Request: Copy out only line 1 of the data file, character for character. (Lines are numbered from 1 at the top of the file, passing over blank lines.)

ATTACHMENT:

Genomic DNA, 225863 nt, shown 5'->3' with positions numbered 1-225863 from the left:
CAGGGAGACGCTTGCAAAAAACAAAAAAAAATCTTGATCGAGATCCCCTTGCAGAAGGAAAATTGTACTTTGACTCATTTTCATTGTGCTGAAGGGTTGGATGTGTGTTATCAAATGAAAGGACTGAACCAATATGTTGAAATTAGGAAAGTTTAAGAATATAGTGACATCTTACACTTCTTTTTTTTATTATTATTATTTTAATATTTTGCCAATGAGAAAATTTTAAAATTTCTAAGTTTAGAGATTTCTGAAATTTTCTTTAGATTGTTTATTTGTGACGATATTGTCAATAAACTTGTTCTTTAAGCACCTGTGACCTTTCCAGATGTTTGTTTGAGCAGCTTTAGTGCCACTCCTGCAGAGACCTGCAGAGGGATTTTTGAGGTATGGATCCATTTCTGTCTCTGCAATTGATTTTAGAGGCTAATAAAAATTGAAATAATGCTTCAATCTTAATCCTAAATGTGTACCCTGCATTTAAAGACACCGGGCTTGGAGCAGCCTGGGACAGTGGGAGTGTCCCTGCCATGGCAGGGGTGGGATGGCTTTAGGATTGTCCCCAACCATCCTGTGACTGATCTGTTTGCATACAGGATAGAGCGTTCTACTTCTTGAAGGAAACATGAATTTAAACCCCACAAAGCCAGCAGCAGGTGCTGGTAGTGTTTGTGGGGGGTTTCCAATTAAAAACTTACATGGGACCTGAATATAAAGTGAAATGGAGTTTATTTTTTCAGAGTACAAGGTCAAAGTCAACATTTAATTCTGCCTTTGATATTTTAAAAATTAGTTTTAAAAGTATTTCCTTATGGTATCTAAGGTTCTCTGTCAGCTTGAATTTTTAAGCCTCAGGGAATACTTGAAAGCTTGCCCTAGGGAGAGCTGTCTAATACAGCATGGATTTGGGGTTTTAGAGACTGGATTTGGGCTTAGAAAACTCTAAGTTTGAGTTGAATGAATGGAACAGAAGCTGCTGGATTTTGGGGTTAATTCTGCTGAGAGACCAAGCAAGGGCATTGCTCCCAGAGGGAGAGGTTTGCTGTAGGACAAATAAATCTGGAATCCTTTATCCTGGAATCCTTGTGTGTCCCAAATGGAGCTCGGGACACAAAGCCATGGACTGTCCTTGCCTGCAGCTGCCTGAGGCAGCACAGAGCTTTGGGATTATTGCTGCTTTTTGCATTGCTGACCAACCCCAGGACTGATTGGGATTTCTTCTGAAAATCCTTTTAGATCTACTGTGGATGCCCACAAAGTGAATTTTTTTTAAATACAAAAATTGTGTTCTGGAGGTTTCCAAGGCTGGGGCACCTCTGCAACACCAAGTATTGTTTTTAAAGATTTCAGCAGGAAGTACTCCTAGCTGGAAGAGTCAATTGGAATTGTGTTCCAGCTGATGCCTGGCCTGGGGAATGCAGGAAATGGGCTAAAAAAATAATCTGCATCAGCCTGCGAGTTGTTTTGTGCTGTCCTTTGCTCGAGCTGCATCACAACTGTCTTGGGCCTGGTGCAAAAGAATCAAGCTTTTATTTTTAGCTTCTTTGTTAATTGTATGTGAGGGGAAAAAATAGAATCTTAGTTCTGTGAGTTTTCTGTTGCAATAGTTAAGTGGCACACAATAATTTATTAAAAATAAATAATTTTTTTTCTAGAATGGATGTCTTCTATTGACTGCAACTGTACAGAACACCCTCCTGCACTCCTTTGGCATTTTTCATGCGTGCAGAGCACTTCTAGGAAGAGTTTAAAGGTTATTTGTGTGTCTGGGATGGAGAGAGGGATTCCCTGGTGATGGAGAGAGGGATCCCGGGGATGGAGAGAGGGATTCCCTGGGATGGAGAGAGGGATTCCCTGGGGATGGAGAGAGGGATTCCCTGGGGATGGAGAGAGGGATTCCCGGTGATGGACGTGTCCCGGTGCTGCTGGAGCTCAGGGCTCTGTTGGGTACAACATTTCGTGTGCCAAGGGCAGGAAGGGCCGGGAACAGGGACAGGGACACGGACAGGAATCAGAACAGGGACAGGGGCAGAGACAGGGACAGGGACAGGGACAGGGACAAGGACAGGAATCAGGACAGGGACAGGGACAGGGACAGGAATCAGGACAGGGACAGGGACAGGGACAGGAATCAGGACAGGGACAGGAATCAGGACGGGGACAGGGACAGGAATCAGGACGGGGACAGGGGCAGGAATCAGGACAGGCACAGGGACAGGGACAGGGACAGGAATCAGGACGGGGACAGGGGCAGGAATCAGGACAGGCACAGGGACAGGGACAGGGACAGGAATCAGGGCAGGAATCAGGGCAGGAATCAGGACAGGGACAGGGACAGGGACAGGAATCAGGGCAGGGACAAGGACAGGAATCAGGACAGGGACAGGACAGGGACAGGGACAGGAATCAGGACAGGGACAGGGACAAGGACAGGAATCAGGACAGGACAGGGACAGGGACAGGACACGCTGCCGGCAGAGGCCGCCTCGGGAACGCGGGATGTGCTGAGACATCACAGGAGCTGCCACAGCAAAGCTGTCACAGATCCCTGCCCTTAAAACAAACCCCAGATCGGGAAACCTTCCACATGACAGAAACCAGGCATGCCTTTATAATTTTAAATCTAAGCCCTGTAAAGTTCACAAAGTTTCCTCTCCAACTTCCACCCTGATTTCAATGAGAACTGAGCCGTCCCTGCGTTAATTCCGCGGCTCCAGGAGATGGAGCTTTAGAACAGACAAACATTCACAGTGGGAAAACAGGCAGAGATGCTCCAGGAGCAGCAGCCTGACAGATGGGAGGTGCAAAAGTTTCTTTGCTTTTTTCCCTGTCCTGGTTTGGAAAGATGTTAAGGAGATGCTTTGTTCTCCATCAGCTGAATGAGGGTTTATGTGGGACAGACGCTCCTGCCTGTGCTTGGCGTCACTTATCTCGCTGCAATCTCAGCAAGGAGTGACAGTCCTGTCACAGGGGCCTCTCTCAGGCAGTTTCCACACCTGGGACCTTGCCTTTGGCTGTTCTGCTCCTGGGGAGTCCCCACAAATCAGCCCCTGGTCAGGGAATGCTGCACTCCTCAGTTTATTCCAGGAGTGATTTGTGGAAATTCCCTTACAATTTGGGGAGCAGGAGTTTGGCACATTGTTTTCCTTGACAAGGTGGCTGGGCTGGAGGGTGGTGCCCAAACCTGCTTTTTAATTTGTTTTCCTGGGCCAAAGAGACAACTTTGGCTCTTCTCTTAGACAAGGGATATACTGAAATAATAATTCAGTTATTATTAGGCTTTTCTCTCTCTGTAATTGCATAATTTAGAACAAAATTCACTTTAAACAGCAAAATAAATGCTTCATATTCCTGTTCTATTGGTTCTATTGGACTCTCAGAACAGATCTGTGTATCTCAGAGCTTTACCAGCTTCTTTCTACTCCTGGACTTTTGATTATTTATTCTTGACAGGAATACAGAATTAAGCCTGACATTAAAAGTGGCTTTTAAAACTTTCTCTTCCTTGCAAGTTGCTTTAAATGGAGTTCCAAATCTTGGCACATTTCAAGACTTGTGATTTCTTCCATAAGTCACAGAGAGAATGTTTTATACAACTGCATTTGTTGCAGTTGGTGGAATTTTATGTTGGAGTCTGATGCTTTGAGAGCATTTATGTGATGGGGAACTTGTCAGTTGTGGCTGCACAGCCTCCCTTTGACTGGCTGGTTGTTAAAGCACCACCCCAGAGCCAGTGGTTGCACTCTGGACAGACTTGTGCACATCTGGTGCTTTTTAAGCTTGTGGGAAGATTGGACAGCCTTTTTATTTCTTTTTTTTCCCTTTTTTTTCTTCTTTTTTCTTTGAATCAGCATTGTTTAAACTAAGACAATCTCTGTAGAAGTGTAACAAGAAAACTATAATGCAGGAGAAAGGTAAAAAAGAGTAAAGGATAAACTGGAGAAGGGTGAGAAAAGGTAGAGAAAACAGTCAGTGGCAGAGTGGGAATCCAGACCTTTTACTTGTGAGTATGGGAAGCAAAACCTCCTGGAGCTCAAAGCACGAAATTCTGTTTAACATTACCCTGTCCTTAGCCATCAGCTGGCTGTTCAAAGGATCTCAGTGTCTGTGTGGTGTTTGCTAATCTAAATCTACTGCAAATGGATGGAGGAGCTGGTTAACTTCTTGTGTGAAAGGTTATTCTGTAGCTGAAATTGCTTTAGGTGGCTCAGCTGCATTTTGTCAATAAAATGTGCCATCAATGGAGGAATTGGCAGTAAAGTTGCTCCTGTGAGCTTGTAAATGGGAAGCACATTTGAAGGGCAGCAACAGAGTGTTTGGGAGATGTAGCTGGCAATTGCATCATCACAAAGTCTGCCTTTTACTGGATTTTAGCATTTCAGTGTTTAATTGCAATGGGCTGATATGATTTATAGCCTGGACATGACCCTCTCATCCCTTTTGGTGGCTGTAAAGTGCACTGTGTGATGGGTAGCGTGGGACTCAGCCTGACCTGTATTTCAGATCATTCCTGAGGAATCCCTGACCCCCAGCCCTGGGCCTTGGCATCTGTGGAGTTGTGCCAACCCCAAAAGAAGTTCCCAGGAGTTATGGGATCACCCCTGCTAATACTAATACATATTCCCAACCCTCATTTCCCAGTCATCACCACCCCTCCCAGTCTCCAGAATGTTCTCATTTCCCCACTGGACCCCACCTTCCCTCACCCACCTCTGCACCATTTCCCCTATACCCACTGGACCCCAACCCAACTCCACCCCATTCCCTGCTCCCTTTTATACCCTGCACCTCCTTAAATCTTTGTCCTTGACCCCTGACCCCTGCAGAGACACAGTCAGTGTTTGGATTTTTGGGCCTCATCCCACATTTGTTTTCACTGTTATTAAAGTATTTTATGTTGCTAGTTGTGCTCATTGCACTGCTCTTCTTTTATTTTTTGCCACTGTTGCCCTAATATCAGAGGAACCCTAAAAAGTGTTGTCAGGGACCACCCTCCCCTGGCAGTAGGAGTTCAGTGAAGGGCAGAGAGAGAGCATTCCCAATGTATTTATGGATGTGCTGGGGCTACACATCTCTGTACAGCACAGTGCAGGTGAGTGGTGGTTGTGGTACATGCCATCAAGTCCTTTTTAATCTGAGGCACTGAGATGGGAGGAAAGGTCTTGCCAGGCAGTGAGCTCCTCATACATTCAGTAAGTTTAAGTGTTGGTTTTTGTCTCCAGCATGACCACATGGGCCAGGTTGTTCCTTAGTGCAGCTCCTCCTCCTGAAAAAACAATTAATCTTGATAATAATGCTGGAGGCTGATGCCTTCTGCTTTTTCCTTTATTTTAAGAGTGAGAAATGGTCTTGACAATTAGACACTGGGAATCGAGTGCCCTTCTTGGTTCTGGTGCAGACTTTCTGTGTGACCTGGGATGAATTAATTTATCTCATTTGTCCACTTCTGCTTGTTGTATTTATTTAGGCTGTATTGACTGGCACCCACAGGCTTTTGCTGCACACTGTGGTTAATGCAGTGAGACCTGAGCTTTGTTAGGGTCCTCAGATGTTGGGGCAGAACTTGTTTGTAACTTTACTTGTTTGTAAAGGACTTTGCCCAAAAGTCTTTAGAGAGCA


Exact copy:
Genomic DNA, 225863 nt, shown 5'->3' with positions numbered 1-225863 from the left: